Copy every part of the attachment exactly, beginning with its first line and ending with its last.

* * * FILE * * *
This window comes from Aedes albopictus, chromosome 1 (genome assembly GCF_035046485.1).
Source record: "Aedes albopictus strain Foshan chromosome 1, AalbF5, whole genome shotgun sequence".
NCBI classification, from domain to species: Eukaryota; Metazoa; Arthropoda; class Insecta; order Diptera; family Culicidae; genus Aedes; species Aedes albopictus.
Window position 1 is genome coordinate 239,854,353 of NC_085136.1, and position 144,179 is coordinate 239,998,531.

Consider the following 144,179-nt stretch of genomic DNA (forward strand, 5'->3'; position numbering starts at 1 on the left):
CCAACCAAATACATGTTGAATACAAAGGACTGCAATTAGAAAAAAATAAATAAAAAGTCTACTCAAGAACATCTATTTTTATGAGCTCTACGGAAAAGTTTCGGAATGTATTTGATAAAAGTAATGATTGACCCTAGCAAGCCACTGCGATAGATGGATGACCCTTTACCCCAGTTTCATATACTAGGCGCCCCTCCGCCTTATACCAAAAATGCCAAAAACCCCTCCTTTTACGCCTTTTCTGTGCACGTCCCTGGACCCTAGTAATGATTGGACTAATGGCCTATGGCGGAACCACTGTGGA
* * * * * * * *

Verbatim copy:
This window comes from Aedes albopictus, chromosome 1 (genome assembly GCF_035046485.1).
Source record: "Aedes albopictus strain Foshan chromosome 1, AalbF5, whole genome shotgun sequence".
NCBI classification, from domain to species: Eukaryota; Metazoa; Arthropoda; class Insecta; order Diptera; family Culicidae; genus Aedes; species Aedes albopictus.
Window position 1 is genome coordinate 239,854,353 of NC_085136.1, and position 144,179 is coordinate 239,998,531.

Consider the following 144,179-nt stretch of genomic DNA (forward strand, 5'->3'; position numbering starts at 1 on the left):
CCAACCAAATACATGTTGAATACAAAGGACTGCAATTAGAAAAAAATAAATAAAAAGTCTACTCAAGAACATCTATTTTTATGAGCTCTACGGAAAAGTTTCGGAATGTATTTGATAAAAGTAATGATTGACCCTAGCAAGCCACTGCGATAGATGGATGACCCTTTACCCCAGTTTCATATACTAGGCGCCCCTCCGCCTTATACCAAAAATGCCAAAAACCCCTCCTTTTACGCCTTTTCTGTGCACGTCCCTGGACCCTAGTAATGATTGGACTAATGGCCTATGGCGGAACCACTGTGGA